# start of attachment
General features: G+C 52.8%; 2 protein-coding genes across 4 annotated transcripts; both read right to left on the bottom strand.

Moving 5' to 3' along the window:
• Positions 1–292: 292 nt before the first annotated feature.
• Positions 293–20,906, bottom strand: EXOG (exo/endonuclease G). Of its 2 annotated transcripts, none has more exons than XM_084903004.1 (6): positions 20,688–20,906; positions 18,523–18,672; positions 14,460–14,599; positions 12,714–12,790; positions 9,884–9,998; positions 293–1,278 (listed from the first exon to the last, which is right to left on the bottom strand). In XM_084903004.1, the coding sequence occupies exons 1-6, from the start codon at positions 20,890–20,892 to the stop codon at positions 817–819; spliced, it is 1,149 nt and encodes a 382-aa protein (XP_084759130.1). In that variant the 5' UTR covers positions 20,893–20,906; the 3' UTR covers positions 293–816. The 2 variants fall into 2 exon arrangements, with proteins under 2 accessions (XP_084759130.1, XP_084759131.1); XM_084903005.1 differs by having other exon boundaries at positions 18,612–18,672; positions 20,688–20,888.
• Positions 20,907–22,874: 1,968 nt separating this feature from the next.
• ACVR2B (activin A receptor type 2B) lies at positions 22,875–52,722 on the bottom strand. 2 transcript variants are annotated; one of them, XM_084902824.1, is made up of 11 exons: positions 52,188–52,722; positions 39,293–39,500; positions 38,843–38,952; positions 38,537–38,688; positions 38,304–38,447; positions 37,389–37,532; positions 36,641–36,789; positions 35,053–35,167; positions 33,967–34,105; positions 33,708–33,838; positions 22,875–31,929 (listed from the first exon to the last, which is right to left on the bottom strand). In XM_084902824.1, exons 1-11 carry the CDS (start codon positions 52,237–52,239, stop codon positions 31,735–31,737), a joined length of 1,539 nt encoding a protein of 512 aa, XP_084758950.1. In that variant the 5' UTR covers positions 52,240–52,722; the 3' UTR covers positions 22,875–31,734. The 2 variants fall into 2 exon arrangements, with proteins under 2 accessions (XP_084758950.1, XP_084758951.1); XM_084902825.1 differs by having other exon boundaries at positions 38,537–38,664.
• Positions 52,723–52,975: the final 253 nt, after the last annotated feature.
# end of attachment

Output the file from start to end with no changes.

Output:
General features: G+C 52.8%; 2 protein-coding genes across 4 annotated transcripts; both read right to left on the bottom strand.

Moving 5' to 3' along the window:
• Positions 1–292: 292 nt before the first annotated feature.
• Positions 293–20,906, bottom strand: EXOG (exo/endonuclease G). Of its 2 annotated transcripts, none has more exons than XM_084903004.1 (6): positions 20,688–20,906; positions 18,523–18,672; positions 14,460–14,599; positions 12,714–12,790; positions 9,884–9,998; positions 293–1,278 (listed from the first exon to the last, which is right to left on the bottom strand). In XM_084903004.1, the coding sequence occupies exons 1-6, from the start codon at positions 20,890–20,892 to the stop codon at positions 817–819; spliced, it is 1,149 nt and encodes a 382-aa protein (XP_084759130.1). In that variant the 5' UTR covers positions 20,893–20,906; the 3' UTR covers positions 293–816. The 2 variants fall into 2 exon arrangements, with proteins under 2 accessions (XP_084759130.1, XP_084759131.1); XM_084903005.1 differs by having other exon boundaries at positions 18,612–18,672; positions 20,688–20,888.
• Positions 20,907–22,874: 1,968 nt separating this feature from the next.
• ACVR2B (activin A receptor type 2B) lies at positions 22,875–52,722 on the bottom strand. 2 transcript variants are annotated; one of them, XM_084902824.1, is made up of 11 exons: positions 52,188–52,722; positions 39,293–39,500; positions 38,843–38,952; positions 38,537–38,688; positions 38,304–38,447; positions 37,389–37,532; positions 36,641–36,789; positions 35,053–35,167; positions 33,967–34,105; positions 33,708–33,838; positions 22,875–31,929 (listed from the first exon to the last, which is right to left on the bottom strand). In XM_084902824.1, exons 1-11 carry the CDS (start codon positions 52,237–52,239, stop codon positions 31,735–31,737), a joined length of 1,539 nt encoding a protein of 512 aa, XP_084758950.1. In that variant the 5' UTR covers positions 52,240–52,722; the 3' UTR covers positions 22,875–31,734. The 2 variants fall into 2 exon arrangements, with proteins under 2 accessions (XP_084758950.1, XP_084758951.1); XM_084902825.1 differs by having other exon boundaries at positions 38,537–38,664.
• Positions 52,723–52,975: the final 253 nt, after the last annotated feature.